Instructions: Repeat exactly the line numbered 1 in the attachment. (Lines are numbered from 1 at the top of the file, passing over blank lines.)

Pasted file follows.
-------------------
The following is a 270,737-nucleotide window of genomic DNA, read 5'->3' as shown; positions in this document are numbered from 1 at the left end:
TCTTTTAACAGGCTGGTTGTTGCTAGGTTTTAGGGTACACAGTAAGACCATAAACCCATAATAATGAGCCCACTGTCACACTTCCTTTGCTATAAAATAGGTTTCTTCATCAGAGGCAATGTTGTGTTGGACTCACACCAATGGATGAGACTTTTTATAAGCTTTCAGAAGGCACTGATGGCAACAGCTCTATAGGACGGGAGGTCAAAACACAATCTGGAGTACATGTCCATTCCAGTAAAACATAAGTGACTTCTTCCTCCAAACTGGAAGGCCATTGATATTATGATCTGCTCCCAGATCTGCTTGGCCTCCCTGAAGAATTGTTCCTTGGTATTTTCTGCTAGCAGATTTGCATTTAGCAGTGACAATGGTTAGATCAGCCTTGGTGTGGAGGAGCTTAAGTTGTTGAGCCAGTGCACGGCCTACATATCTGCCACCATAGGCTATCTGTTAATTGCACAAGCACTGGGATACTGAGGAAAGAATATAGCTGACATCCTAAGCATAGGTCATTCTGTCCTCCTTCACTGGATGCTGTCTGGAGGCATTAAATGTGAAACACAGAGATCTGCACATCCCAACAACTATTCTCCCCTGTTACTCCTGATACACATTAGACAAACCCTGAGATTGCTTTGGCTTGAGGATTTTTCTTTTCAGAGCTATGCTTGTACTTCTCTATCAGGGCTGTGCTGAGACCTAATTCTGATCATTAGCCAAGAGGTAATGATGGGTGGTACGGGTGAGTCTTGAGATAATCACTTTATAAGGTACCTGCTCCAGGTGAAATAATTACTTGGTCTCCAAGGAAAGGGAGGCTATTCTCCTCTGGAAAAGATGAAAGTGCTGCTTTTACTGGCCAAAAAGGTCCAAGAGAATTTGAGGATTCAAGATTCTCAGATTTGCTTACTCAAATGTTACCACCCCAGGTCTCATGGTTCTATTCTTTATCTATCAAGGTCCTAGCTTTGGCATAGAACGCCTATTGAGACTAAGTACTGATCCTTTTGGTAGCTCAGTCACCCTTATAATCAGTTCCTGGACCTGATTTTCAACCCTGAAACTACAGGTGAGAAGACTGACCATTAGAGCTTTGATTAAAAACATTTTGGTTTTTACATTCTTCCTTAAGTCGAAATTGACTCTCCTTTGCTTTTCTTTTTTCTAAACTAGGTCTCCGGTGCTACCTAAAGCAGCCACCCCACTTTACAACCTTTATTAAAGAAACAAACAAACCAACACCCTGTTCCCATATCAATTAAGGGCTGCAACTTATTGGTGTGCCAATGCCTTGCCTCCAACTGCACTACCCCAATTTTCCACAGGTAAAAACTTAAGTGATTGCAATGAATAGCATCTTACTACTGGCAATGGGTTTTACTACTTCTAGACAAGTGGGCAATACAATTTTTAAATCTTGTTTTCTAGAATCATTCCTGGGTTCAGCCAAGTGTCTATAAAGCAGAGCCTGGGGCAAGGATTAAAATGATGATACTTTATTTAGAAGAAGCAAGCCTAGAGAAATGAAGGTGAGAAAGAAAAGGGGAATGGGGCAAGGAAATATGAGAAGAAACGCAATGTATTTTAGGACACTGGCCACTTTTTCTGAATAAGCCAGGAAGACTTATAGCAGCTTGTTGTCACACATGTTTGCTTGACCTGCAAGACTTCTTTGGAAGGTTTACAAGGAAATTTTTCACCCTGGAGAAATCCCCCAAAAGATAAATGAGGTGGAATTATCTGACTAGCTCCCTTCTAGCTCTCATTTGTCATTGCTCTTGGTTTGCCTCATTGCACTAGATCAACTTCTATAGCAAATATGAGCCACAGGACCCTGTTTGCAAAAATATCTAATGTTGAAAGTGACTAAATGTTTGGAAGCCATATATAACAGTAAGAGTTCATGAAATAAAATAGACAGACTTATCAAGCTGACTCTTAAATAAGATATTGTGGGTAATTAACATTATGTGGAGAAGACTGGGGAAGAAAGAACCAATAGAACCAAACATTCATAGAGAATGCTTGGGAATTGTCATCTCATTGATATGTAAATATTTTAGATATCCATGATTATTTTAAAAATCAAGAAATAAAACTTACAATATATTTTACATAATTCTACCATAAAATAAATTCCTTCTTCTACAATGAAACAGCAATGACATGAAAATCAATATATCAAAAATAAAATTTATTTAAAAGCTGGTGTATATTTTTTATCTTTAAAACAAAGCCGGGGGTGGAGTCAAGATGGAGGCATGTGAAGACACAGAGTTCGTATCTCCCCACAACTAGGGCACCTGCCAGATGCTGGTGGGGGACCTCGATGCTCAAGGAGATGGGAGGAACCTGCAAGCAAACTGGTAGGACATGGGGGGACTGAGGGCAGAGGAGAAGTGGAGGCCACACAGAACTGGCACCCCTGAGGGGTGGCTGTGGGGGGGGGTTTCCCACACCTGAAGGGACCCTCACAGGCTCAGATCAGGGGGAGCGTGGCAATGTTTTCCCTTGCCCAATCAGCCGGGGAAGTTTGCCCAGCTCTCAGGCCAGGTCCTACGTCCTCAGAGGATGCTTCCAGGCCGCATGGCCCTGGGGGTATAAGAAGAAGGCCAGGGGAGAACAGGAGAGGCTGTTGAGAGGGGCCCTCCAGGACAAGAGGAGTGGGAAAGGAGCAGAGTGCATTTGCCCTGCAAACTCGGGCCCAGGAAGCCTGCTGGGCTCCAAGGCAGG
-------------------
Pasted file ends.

The following is a 270,737-nucleotide window of genomic DNA, read 5'->3' as shown; positions in this document are numbered from 1 at the left end: